Astronauts – Have you got what it takes?
Astronauts BBC2 Series.
Have you got what it takes!
Winner: Suzie Imber
Astronauts BBC2 Series.
Have you got what it takes!
Winner: Suzie Imber
Before filming started, I had wondered whether they might make us do the dunker. I couldn’t imagine that sitting in a metal container strapped to a chair with water rushing in around your ankles would be fun, but having never had to deal with this before, I didn’t have any idea how I would cope, and wasn’t confident during the briefing. I clung on to the fact that I felt the BBC probably wouldn’t allow us to drown, but there was definitely a possibility that I would not do well in the test.
The test was conducted in pairs, and I was paired with Hannah. We talked about what was facing us, and it was clear that this was going to be a tough test for her. Hannah is one of the most lovely people I have ever met; full of enthusiasm and always extremely supportive. We had become good friends as she’s a fellow mountaineer, and we swapped stories of wonder and disaster in the mountains. I wondered whether I had been selected to go with Hannah because of our friendship, and perhaps also because I was unlikely to panic.
We had been briefed to put one hand on our harness release, and the other on our exit and to brace for impact, when the capsule would hit the water and begin to fill. It would then roll, and our job here was not to panic, to wait until it was completely full of water, had rolled and stopped moving, then count to five and make our escape. It was important to push the exit out first, then release the harness, as we were disorientated and couldn’t see much, so we needed to be sure of our exit before we floated towards the ceiling and lost our way.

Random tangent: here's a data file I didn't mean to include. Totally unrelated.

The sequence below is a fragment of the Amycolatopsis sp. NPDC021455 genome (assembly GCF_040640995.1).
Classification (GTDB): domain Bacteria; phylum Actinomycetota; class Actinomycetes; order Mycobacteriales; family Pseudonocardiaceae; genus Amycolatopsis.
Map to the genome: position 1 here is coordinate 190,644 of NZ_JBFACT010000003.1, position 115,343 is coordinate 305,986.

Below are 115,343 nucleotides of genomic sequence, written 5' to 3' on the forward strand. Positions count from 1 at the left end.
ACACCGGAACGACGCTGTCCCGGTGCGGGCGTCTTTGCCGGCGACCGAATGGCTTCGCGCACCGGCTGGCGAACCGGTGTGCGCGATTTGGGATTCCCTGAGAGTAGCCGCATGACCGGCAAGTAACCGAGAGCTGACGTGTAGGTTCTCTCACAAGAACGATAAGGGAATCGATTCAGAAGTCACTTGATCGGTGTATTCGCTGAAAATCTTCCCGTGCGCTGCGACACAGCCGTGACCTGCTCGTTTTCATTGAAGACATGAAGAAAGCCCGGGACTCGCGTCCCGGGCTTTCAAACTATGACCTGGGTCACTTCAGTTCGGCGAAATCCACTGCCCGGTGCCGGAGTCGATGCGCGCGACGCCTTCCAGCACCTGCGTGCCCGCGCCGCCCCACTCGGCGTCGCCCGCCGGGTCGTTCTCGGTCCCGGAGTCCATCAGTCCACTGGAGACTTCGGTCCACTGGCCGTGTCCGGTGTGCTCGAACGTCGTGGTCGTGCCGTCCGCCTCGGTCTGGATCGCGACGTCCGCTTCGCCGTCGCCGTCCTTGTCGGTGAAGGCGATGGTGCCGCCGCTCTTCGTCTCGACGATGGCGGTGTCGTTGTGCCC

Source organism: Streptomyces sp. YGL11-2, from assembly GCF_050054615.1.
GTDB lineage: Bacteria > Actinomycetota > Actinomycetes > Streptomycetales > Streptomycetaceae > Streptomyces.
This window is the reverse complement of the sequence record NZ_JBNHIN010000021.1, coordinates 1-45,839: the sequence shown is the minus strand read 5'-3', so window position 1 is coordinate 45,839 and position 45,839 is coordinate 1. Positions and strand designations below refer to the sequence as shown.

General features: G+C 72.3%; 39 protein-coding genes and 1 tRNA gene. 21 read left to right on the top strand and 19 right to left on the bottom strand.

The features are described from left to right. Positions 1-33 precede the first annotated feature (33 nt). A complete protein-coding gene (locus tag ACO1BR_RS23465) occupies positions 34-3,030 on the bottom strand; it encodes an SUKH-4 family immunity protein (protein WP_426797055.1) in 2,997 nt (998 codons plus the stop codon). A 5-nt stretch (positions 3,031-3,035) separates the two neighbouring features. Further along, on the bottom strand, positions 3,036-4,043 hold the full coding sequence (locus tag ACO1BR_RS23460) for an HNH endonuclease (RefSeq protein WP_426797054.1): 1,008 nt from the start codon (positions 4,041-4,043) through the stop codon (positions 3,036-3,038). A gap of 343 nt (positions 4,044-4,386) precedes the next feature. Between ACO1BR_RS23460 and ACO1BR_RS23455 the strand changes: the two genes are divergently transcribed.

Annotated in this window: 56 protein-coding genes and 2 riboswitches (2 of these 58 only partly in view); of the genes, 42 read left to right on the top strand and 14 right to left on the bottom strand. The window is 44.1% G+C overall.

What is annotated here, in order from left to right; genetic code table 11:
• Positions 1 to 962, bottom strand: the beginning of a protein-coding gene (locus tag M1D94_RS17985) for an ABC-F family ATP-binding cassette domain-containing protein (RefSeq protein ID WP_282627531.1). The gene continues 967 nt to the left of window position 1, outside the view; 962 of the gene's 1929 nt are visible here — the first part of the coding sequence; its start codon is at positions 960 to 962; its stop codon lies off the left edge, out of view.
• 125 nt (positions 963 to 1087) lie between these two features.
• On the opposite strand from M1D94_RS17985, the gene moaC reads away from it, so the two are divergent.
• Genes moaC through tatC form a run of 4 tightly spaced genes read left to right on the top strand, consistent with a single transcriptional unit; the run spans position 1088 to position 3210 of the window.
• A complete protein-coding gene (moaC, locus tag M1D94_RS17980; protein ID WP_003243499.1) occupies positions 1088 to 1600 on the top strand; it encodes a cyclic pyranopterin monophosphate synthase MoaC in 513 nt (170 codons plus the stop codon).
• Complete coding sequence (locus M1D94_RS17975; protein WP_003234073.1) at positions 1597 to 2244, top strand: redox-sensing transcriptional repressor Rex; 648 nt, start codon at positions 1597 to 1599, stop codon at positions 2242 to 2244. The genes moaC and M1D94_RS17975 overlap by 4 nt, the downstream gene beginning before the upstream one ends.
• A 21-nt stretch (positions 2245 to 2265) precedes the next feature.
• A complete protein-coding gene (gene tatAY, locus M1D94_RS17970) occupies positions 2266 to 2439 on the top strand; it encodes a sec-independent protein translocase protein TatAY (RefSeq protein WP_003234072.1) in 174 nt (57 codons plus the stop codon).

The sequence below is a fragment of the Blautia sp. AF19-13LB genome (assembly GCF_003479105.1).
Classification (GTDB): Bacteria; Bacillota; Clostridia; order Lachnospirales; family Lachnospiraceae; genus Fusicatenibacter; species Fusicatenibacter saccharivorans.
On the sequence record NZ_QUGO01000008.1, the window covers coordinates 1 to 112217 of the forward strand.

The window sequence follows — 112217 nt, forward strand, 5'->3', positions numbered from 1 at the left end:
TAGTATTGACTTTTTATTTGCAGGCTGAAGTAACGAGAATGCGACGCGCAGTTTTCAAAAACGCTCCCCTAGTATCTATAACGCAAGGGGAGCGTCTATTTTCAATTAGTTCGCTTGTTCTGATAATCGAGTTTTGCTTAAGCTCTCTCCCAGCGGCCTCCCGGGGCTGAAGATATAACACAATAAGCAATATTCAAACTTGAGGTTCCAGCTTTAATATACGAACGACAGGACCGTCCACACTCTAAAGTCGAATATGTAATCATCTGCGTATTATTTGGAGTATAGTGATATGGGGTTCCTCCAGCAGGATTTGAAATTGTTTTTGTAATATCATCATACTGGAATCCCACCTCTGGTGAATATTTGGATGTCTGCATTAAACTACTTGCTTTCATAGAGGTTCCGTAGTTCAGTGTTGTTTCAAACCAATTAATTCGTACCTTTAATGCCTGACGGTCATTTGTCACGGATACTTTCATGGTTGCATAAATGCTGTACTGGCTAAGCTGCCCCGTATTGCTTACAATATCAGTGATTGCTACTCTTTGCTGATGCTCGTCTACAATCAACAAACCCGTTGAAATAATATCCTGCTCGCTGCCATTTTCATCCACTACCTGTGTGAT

I was very happy to be paired with Hannah, and we prepared together for the test. Obviously Hannah’s claustrophobia was going to make the test difficult, but I felt that my job was to stay calm, and help her through the test as best I could, from the opposite side of the capsule.
While Hannah may have had trouble with the underwater escape part, she swims like a fish (as a serious hardcore triathlete) so if she could get over the water coming in, she would be fine with the escape part. We had to undergo four dunkings and escapes, with differing rotation profiles for the capsule during each one. It was un-nerving watching the water level rise, but Hannah and I got through that test together, as a team, and Hannah showed a level of bravery and courage that most of us will never have to demonstrate in our lives. For someone with claustrophobia this test is probably their worst nightmare, however she performed it four times, escaping and choosing to return to the capsule each time for another go. She described it as having given her the opportunity to face something that she had previously avoided, and thereby was using it as a learning experience. What an incredible person; I was upset to see her leave after the test, and I missed her from that moment until the end of my time on the show.
Next up, the Mars rover. I think it’s safe to say that this wasn’t a highlight for me, although I gather I was mid-pack in their eventual ranking of the test. The goal was to drive a Mars rover into a simulated cave, find some symbols that had been drawn onto rocks using a UV camera, then escape the cave within twenty minutes. This is actually quite similar to how the problem of tackling exploration on Mars might be addressed, as sending people into the cave could mean exposing them to an unacceptable level of risk. Having said that, signals take several minutes to reach Mars from the Earth, so the delay in the response of the robot, and in the picture coming back from the camera would cause significant problems. Furthermore, it’s not clear how the robot would be controlled when it had entered the cave and lost connection with the controller outside.
The controls of the rover were on a computer screen, with a read-out of the current velocity etc. We couldn’t directly see the rover, but we could see feeds from the camera, and a trace overlaid on a map of where we had been. Headphones playing space-themed music were placed over our ears so we couldn’t hear what the experts were saying, and we were given twenty minutes to complete the test.